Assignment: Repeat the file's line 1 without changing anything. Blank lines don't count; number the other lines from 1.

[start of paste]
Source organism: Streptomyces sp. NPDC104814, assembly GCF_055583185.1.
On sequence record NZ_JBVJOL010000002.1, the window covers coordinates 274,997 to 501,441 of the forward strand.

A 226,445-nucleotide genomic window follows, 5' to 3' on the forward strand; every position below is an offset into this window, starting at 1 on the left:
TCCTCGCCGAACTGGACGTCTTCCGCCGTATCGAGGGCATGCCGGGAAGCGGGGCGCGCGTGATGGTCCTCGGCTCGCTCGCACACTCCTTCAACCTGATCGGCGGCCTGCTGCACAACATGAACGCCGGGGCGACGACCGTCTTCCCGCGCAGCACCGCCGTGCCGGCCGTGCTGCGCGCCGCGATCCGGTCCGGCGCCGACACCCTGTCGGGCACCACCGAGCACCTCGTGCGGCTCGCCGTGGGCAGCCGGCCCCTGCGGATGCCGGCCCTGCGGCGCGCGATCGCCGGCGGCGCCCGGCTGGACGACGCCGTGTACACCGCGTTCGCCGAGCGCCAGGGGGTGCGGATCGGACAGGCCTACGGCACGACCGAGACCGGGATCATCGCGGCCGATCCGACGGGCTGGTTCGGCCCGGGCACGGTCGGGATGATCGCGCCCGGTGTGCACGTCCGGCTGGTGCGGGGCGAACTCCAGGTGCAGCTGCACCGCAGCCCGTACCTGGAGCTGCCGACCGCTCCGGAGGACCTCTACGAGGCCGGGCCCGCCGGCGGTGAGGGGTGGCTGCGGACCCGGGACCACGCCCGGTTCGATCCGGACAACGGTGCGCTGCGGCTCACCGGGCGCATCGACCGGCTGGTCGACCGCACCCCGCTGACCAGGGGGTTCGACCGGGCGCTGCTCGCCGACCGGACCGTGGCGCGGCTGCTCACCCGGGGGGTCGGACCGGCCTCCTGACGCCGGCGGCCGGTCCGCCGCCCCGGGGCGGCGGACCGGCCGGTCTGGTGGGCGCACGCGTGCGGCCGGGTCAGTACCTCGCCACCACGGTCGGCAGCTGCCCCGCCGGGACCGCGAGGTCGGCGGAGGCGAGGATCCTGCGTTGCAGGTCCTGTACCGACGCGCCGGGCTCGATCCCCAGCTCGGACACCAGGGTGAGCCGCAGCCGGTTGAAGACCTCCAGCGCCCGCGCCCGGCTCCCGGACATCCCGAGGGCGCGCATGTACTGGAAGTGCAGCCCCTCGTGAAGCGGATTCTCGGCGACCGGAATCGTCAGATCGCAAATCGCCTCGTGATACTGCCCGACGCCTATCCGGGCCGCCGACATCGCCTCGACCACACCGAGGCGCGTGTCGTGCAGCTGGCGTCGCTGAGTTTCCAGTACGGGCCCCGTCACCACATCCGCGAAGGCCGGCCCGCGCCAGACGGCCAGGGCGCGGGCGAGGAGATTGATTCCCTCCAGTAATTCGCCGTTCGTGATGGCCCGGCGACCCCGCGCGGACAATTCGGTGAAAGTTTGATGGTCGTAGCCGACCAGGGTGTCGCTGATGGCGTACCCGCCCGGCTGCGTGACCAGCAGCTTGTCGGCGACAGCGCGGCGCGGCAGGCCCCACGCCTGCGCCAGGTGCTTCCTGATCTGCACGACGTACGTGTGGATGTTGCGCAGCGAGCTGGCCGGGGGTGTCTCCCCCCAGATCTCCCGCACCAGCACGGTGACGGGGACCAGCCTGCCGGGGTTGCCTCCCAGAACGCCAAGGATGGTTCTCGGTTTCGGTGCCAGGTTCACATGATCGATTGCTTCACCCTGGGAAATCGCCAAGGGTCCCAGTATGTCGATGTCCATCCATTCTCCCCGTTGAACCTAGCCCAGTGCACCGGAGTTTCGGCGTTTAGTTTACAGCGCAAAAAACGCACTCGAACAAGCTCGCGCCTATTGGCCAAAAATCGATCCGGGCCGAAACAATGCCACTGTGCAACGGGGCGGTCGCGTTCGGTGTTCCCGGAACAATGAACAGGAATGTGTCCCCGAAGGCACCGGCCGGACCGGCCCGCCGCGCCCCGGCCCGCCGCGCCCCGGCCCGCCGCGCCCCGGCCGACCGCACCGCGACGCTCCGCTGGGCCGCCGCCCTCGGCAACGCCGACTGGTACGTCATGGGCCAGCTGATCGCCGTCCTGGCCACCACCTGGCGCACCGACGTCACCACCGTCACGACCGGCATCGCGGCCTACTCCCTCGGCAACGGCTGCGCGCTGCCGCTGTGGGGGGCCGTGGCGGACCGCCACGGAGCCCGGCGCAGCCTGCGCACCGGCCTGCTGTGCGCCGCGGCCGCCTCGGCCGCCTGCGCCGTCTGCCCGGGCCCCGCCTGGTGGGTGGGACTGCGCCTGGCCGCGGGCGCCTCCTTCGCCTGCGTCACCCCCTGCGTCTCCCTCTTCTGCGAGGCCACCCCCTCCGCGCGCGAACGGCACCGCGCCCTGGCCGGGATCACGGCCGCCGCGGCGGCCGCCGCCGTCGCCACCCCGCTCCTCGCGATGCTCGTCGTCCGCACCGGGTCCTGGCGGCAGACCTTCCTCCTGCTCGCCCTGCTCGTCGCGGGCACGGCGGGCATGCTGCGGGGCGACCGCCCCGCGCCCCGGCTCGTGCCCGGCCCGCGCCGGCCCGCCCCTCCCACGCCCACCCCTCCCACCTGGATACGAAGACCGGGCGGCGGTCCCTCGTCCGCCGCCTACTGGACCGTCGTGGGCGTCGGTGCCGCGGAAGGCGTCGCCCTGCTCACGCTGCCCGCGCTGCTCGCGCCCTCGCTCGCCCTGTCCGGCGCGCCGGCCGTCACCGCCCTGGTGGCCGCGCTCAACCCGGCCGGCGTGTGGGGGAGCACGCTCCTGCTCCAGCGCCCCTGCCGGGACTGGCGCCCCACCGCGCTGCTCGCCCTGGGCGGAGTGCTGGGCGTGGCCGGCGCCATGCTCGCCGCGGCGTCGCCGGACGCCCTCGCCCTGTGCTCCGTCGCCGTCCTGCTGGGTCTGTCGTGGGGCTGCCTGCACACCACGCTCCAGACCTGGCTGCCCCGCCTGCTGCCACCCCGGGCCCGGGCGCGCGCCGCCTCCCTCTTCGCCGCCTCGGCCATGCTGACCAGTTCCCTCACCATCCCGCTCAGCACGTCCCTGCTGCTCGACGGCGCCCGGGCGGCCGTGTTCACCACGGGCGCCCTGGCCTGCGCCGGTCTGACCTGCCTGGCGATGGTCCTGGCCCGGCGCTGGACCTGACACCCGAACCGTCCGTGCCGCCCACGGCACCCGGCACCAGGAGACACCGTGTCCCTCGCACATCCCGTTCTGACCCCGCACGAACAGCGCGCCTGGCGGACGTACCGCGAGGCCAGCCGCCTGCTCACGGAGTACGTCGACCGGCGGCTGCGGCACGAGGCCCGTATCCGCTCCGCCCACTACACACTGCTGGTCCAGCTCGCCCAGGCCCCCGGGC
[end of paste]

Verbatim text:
Source organism: Streptomyces sp. NPDC104814, assembly GCF_055583185.1.